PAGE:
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Understanding Net Carbs

Understanding net carbs and how to calculate them
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Net carbs can be confusing to make sense of, so let’s try to simplify it.

Before we get into it, please understand that if you are on a general, balanced diet, that you do not need to concern yourself with net carbs. I understand you wanting to hit your macros, but there is no reason to stress over net carbs for your sake. But if you are purposely eating very low carb or keto, then calculating net carbs will be beneficial for you.

Dietary fiber passes right through you without breaking down, so we can discount the calories they have, because our bodies don’t utilize them. That’s why fiber makes you poop real good! We like fiber.

Sugar alcohol is a confusing topic. Some people don’t count them. Some do. Some sugar alcohols are partially digested and others aren’t. So what do you do? I’ve always found the safest strategy is to count each gram of sugar alcohol as half a gram of fiber. So if a food contains 8g of sugar alcohol, count it the same you would 4g of fiber. For marketing purposes, most labels will display as few net carbs as possible, so they count sugar alcohol the same as fiber (see Quest bars). But, this is the approach I take!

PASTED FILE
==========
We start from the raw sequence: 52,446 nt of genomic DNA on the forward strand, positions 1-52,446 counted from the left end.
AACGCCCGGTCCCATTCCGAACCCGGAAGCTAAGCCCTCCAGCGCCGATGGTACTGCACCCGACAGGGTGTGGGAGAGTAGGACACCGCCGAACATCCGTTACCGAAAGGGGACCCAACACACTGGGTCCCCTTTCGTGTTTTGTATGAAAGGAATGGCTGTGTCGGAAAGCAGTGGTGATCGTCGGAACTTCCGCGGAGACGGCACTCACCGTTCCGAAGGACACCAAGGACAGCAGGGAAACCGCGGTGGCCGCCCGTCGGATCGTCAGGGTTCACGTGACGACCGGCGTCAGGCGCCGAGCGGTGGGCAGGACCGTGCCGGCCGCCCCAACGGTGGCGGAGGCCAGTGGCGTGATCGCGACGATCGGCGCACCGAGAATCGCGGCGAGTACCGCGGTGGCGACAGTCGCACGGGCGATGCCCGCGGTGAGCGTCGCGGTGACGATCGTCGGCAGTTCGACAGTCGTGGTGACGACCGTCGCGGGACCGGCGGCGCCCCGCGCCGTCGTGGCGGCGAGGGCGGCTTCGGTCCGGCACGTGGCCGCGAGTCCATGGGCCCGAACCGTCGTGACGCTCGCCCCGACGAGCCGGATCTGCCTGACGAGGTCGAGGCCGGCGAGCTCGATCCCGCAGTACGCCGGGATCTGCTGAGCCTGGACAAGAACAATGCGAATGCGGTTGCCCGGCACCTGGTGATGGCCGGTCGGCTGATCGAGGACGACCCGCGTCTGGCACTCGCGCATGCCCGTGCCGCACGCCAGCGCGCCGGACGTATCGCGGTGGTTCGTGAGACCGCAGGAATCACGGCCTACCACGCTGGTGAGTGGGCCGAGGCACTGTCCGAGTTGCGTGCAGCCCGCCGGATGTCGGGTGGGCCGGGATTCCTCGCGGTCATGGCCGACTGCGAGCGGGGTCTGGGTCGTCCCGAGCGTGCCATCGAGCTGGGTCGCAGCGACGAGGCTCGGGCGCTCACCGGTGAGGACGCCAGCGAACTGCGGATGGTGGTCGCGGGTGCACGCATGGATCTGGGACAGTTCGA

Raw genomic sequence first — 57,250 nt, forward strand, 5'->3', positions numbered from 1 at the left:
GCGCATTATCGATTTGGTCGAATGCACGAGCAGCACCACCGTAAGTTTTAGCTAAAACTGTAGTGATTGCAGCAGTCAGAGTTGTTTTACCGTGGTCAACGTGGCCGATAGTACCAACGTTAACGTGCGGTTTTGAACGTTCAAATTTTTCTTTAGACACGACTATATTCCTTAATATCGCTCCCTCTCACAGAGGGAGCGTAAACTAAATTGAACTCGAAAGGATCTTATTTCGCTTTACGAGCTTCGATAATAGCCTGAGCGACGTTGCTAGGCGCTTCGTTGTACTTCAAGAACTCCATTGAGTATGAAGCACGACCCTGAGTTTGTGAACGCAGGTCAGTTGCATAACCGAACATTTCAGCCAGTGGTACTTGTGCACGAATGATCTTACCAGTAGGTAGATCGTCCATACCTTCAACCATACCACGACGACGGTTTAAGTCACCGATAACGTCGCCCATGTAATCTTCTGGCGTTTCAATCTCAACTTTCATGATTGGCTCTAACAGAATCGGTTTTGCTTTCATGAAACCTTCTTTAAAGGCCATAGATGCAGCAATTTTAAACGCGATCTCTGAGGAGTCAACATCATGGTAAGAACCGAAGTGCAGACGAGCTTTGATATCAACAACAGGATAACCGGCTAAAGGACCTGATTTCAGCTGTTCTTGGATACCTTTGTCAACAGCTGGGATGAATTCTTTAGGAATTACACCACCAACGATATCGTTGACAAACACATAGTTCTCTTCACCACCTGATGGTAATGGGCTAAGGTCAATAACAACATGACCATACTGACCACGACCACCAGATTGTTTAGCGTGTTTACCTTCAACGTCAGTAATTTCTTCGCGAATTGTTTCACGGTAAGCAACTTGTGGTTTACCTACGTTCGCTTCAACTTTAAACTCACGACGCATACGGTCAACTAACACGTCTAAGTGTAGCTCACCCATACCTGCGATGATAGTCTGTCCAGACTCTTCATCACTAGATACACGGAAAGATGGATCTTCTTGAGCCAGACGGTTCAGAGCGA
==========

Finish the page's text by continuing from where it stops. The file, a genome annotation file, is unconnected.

If you calculate net carbs and add everything up, you might find that the total calories don’t exactly match. That’s okay! FDA regulations allow companies to round each of the quantities, so you’ll often be off by 5-10 calories regardless of what you do.

In the above example, if you were to calculate the total calories with ALL carbs (not net carbs) you’ll get closer to 250 calories, showing you that the net carbs are much better indication of total caloric impact than the total carbs are.

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